Thursday 29 January 2015

Adequate protein intake is crucial for the body's recovery

Karl Henry

Published 19/08/2014 | 02:30

No matter what your training type, every time you train you put your body under stress
No matter what your training type, every time you train you put your body under stress
Karl Henry

Q: 'I was just wondering if there are the any ways to speed up recovery from over-training?'

Karl Henry replies: Over-training is a huge problem for those who are training very hard for a multi-sport event such as ironman triathlons, adventure races and marathons. It is probably the most underestimated aspect of training, and yet one of the most important. Firstly, lets look at what happens when you train. No matter what your training type, every time you train you put your body under stress; you put minute tears into your muscle fibers which cause your muscles to repair and grow stronger. With constant adaptation in training and greater stress put on your body, you get stronger, fitter and perform better.

This is one of the reasons that constant change in your training plan is so important - when you do the same sessions again and again without change, you don't get the results that you are looking for. It's important to switch up your programme as much as possible in order to get the very best results.

Now that you have trained, you have to look at your recovery process. First, let's take a look at what you should be eating. You have two key nutrition windows after your training session. The first is up to 20 minutes afterwards, this is when you need some simple carbohydrates such as a piece of fruit, or something like high-protein milk is perfect too.

Then, you have a second window of about another 40 minutes, when you need to get lean protein into the body and plenty of minerals and vitamins in your food - coloured vegetables are perfect for this.

Lean proteins include white meats or beans and pulses for vegetarians. Remember, protein is the nutrient that helps the body to repair itself and improve muscle growth. Ideally, you should get your protein from real food rather than shakes, due to the sugar content in the shakes. However, if life is very busy and you're struggling to get enough protein into your diet, shakes can come in handy .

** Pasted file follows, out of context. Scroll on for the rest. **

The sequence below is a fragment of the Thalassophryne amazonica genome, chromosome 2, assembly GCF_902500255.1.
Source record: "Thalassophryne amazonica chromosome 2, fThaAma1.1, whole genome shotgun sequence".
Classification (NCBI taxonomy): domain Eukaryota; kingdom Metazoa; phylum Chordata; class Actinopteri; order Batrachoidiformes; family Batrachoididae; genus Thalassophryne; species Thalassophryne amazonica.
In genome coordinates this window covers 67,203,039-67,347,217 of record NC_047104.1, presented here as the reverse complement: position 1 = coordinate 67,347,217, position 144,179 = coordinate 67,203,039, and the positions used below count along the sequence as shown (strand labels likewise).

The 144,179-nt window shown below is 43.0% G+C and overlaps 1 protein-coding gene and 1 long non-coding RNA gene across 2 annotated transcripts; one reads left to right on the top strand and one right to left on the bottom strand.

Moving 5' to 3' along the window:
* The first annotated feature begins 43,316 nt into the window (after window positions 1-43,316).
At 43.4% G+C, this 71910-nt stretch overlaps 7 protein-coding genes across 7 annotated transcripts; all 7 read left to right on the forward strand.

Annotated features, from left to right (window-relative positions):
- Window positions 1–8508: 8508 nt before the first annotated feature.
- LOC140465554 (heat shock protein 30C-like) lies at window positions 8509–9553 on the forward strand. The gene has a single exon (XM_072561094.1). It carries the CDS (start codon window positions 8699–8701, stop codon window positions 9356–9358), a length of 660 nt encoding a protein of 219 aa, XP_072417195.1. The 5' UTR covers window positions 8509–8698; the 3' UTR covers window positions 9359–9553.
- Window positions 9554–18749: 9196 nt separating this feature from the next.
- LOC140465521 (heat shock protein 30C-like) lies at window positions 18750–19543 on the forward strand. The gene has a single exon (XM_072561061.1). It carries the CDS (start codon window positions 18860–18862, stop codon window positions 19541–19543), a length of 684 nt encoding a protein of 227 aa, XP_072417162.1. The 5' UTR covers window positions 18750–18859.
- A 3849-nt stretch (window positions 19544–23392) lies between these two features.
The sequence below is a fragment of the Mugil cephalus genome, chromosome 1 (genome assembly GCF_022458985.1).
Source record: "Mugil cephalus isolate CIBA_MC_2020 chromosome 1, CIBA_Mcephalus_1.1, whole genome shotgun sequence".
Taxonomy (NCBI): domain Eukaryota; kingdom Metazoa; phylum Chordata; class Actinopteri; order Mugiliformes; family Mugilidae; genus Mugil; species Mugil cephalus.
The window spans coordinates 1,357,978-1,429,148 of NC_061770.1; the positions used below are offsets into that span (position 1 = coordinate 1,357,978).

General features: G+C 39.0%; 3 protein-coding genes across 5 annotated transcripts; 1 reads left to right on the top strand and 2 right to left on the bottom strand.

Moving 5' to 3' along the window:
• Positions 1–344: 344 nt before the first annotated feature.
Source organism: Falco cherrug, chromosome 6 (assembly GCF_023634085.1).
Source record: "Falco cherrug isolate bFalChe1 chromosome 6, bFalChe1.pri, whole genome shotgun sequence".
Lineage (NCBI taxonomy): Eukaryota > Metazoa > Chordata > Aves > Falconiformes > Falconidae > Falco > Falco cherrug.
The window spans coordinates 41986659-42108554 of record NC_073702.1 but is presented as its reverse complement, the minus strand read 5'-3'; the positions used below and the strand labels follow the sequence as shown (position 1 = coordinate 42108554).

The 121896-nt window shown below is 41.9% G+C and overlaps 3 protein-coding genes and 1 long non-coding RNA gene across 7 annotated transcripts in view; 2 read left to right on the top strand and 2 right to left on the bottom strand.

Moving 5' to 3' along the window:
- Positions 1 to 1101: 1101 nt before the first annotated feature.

The harder you are training, the more important your protein intake will become.

One of the simplest ways you can measure over-training is by checking your resting heart rate on a regular basis. Your resting heart rate will tell you what your heart is doing, and when you are over-training it can increase. If you're getting a cold or flu it also increases, which means you have to rest and back-off to let the body recover. To measure your resting heart rate, simply take your pulse at the side of your neck or the base of your wrist. Count the beats for 15 seconds and then multiply this figure by four to get the beats per minute.

Other simple ways to improve the body's recovery are:

• The use of compression clothing such as skins or under armour

• Getting a regular full-body deep-tissue sports massage

• Having a cold shower, or ideally, a bath after your session

• Ensuring you get deep sleep, so maybe get a black-out blind in your bedroom.

These methods will ensure you recover faster, train better and race better in the future, so go and enjoy!

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